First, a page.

In this March 21, 2015 file photo, Apollonia Kotero arrives at the 26th Annual GLAAD Media Awards held at the Beverly Hilton Hotel in Beverly Hills, Calif. The woman who replaced Vanity in Prince’s classic movie “Purple Rain” called the now-deceased Denise Matthews an inspiration and one of the first true 80s divas. Singer and actress Kotero told The Associated Press that she and Matthews first met in the late 1980s, after Kotero had idolized her for years.  (Photo by Richard Shotwell/Invision/AP, File)

In this March 21, 2015 file photo, Apollonia Kotero arrives at the 26th Annual GLAAD Media Awards held at the Beverly Hilton Hotel in Beverly Hills, Calif. (Photo by Richard Shotwell/Invision/AP, File)

The woman who replaced Vanity in Prince’s classic movie “Purple Rain” called her an “inspiration” and one of the first true 1980s divas.

Singer and actress Apollonia Kotero told The Associated Press that she and Vanity first met in the late ’80s, after Kotero had idolized her for years.

“She was an inspiration to me, just like she was to all the ladies that followed,” Kotero said in a phone interview from Los Angeles.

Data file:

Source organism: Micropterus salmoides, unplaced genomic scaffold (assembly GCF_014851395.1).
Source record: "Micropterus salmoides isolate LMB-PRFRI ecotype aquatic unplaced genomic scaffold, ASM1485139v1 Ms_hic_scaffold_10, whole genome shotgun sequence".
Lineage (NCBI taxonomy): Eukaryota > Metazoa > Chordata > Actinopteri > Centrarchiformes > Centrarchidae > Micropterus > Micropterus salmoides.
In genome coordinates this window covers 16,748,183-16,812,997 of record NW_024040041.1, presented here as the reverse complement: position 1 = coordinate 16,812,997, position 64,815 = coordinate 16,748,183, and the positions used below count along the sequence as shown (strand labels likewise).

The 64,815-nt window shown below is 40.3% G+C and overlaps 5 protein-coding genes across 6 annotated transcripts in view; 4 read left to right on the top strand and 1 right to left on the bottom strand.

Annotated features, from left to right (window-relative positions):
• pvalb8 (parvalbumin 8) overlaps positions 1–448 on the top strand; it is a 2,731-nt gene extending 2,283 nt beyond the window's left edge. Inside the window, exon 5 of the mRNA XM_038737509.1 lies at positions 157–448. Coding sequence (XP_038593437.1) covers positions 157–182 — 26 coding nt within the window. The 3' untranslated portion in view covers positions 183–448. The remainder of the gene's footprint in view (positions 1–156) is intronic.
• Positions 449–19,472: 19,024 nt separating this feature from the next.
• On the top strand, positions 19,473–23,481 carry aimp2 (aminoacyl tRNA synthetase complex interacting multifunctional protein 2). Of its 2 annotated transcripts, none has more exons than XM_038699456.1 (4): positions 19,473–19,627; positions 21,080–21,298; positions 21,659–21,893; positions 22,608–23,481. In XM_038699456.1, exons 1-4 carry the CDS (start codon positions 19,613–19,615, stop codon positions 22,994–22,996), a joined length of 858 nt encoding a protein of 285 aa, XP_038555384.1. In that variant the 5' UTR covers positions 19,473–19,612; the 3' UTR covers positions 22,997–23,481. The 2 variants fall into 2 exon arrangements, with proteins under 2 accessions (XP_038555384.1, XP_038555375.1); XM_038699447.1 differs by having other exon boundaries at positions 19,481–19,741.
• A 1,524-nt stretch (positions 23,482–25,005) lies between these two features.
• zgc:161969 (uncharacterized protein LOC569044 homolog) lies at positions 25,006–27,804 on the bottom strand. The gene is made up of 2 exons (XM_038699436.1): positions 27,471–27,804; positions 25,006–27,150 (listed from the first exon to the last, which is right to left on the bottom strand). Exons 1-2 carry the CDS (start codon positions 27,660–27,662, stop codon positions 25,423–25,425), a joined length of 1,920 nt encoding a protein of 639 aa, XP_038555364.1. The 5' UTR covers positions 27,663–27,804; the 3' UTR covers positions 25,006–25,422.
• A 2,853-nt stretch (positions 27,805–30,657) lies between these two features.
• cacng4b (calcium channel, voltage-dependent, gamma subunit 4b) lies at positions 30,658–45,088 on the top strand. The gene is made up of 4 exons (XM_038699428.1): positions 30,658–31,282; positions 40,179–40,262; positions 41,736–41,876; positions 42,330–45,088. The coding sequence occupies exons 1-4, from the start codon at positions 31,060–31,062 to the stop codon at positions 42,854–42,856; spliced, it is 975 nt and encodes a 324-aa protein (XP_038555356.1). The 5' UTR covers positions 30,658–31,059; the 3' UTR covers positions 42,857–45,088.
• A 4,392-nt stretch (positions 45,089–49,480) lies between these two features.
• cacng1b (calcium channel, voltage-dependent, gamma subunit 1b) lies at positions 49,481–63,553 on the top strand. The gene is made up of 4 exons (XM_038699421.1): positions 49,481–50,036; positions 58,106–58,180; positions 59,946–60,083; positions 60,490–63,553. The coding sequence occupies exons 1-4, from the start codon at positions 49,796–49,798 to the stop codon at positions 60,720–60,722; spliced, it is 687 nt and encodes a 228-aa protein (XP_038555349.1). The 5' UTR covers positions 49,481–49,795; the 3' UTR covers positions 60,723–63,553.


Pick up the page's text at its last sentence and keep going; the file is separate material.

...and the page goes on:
Vanity, whose legal name was Denise Matthews, died Monday at 57.

Although it had been years since the two of them had talked, Kotero said they kept in contact through social media.

“She was a pioneer, a strong woman, she was a diva, the princess of funk … the audiences absolutely adored her,” Kotero said.

Kotero stepped in for Matthews after the late singer resigned from Vanity 6 before the filming of “Purple Rain.” The group was renamed Apollonia 6 for the movie and released the song “Sex Shooter.”

Like Matthews, Kotero would eventually leave Prince’s camp and go on to a television and movie career, including a role in the TV soap opera “Falcon Crest.”

Kotero said she still has the famous Rolling Stone magazine with Prince and Matthews on the cover, and seeing that magazine was a life-changing moment for her. She said she immediately felt “like these people were my family.”

“And I thought, I wish I could do that someday,” Kotero said, her voice breaking. “I want to be like them, I want to be special like them.”

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Vanity (Twitter)

 

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